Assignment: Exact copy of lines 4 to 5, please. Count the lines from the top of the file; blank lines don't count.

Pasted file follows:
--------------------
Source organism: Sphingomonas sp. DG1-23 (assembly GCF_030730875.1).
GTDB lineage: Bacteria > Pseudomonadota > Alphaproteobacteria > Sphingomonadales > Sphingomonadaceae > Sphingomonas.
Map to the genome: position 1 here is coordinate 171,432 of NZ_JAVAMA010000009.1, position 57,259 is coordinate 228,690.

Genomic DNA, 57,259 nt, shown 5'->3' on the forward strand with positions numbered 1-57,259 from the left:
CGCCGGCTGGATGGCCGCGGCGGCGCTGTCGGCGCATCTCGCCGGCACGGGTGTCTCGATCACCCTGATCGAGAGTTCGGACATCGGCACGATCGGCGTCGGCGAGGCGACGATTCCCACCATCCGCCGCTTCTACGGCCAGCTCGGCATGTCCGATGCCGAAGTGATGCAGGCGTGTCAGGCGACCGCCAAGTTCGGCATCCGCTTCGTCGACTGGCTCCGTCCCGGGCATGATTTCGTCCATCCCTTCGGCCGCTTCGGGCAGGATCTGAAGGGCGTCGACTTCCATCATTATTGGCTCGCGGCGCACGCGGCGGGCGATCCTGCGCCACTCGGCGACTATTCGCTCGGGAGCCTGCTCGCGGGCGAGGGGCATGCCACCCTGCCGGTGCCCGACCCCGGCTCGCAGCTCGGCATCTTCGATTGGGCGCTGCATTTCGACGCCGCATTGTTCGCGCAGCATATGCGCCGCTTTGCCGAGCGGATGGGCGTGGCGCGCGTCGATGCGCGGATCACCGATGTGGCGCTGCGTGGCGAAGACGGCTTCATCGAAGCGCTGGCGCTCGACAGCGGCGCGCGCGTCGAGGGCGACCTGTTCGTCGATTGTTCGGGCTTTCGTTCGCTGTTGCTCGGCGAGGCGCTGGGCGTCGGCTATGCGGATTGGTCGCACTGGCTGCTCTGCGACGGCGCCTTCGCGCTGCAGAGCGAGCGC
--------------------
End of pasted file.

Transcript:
Genomic DNA, 57,259 nt, shown 5'->3' on the forward strand with positions numbered 1-57,259 from the left:
CGCCGGCTGGATGGCCGCGGCGGCGCTGTCGGCGCATCTCGCCGGCACGGGTGTCTCGATCACCCTGATCGAGAGTTCGGACATCGGCACGATCGGCGTCGGCGAGGCGACGATTCCCACCATCCGCCGCTTCTACGGCCAGCTCGGCATGTCCGATGCCGAAGTGATGCAGGCGTGTCAGGCGACCGCCAAGTTCGGCATCCGCTTCGTCGACTGGCTCCGTCCCGGGCATGATTTCGTCCATCCCTTCGGCCGCTTCGGGCAGGATCTGAAGGGCGTCGACTTCCATCATTATTGGCTCGCGGCGCACGCGGCGGGCGATCCTGCGCCACTCGGCGACTATTCGCTCGGGAGCCTGCTCGCGGGCGAGGGGCATGCCACCCTGCCGGTGCCCGACCCCGGCTCGCAGCTCGGCATCTTCGATTGGGCGCTGCATTTCGACGCCGCATTGTTCGCGCAGCATATGCGCCGCTTTGCCGAGCGGATGGGCGTGGCGCGCGTCGATGCGCGGATCACCGATGTGGCGCTGCGTGGCGAAGACGGCTTCATCGAAGCGCTGGCGCTCGACAGCGGCGCGCGCGTCGAGGGCGACCTGTTCGTCGATTGTTCGGGCTTTCGTTCGCTGTTGCTCGGCGAGGCGCTGGGCGTCGGCTATGCGGATTGGTCGCACTGGCTGCTCTGCGACGGCGCCTTCGCGCTGCAGAGCGAGCGC